Utopia: an imagined place or state of things in which everything is perfect.
For a few brief hours on Sunday night Ottawa was a Utopia. A few hours to step away from the hustle and bustle of the busy, and sometimes stressful, holiday season. The Centrepointe Theatre was packed wall to wall with not a single empty seat to be found in the entire venue and all in attendance to welcome Serena Ryder. By the turnout you’d think that it was Serena’s first visit to the city in years when in reality it would be the third performance in Ottawa since the May release of Utopia (she performed at TD Ottawa Jazz Festival in June and at the Canada Day celebration on Parliament Hill).
Kicking things off the night were Calgary quintet Reuben and the Dark, we recently caught these guys at the Grey Cup Festival and before I go any further I need to apologise to Reuben Bullock and his band. I gave them a negative review after their TD Place performance just a few weeks ago but after seeing them last night I realized it wasn’t a bad performance at all, simply a horrible time slot.
Last night Reuben and the Dark were able to set the tone, control the flow, so to speak. They had full control over the momentum and delivered an incredible performance that perfectly set the stage for Serena Ryder. With hits like “Rolling Stone” and “Bow and Arrow” Reuben had the crowd eating out of his hand. The performance was smooth and flowed like a river from song to song. Reuben has an incredible stage presence as he, seemingly, floats around the stage interacting with each of the band members. At one point in their set he pointed out the wide variety of ages in attendance and told a parent in the crowd that if they needed someone to hold their baby during the show the bass player doesn’t do much and could help out. I was thankful that I had the opportunity to get a do-over with Reuben and the Dark so soon and look forward to catching them at a festival somewhere in the summer of 2018.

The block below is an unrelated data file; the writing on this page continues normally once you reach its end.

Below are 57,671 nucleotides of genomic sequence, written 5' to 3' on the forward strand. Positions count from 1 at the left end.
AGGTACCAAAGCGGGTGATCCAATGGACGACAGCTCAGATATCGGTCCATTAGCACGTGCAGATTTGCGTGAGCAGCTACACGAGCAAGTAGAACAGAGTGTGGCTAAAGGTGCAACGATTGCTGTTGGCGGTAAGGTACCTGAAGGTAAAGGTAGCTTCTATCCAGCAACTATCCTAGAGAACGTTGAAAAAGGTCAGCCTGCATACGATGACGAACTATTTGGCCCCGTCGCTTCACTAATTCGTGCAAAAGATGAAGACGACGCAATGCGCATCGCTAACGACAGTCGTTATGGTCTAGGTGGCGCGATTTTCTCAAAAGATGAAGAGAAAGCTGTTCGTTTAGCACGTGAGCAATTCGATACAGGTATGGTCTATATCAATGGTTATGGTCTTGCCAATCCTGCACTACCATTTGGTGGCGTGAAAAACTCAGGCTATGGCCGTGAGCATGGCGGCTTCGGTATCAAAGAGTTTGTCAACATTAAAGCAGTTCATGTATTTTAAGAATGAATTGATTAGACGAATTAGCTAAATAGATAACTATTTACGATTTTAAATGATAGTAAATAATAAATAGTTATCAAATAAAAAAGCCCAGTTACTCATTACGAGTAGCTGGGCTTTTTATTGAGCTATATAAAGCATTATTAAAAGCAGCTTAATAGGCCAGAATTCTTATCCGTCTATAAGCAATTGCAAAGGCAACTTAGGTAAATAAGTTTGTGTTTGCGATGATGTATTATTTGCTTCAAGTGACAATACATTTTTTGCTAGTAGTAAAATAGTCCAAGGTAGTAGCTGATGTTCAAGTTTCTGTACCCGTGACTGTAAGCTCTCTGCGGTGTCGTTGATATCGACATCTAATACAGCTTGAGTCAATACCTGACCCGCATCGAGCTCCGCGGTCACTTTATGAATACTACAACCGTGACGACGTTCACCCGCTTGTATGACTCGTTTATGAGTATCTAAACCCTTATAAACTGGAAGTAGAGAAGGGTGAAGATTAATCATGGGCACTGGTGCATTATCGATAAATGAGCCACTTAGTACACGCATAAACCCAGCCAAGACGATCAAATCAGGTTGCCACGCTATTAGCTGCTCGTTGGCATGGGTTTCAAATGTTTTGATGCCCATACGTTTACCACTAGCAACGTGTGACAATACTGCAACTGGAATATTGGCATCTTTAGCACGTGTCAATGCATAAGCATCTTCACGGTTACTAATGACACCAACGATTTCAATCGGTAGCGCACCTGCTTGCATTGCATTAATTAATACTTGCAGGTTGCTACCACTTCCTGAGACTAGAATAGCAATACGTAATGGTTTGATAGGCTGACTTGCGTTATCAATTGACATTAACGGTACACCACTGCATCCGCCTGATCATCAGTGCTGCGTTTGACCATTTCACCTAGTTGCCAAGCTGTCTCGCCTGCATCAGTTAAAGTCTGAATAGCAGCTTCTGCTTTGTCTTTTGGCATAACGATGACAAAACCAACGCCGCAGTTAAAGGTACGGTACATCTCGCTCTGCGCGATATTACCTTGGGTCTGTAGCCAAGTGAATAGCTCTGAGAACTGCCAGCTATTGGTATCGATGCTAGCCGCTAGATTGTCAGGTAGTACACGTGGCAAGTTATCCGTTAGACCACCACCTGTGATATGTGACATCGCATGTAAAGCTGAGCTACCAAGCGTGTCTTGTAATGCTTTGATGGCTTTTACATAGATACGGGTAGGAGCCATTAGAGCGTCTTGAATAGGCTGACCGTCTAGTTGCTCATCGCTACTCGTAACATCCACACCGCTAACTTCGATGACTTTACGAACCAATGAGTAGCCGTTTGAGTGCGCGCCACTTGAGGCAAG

Serena Ryder set the tone for what kind of show we’d be in for right out of the gate as she hit the stage as a silhouette in the backlight stomping her way to front stage with her smash hit “Stompa”. This is a show that I had been anticipating for a long time, with all her recent visits to Ottawa I had yet to catch a Serena Ryder performace and just a few weeks after interviewing her this one was set to be special.
The next 90 minutes were far from a performance, rather Serena put on an engaging, interactive presentation. From her song “Hands” all the way to the explosive finale “Electric Love” the audience was either singing along, dancing in their seats or clapping along to the rhythm.
A definite highlight of the show was when Serena gave the band a break and sat down with just her guitar for a couple of songs. She started her acoustic set with a gripping cover of Leonard Cohen’s “The Sisters of Mercy” which she followed with “It’s No Mistake” off of Utopia. The acoustic set came to an end with a song that started it all for Serena, “Weak in the Knees”. She started the song with just her and her guitar but then midway through the song the band returned.
She wrapped up the night with more songs from Utopia, including “Wild and Free” and her big hit “Got Your Number”, she event squeeze in some Christmas spirit with “Calling to Say”.
It was a perfect night to escape for a few hours and just sit back, relax and go on a musical journey to Utopia and Serena Ryder was the perfect tour guide.
The Ontario leg of Serena’s Utopia Tour wraps up with a two night stand at Toronto’s Danforth Music Hall later this week, at last check there were still limited tickets available for both shows. On February 13 Utopia heads west for the second half of it’s run. Tickets for these dates are mostly sold out already. For full details and tickets visit www.serenaryder.com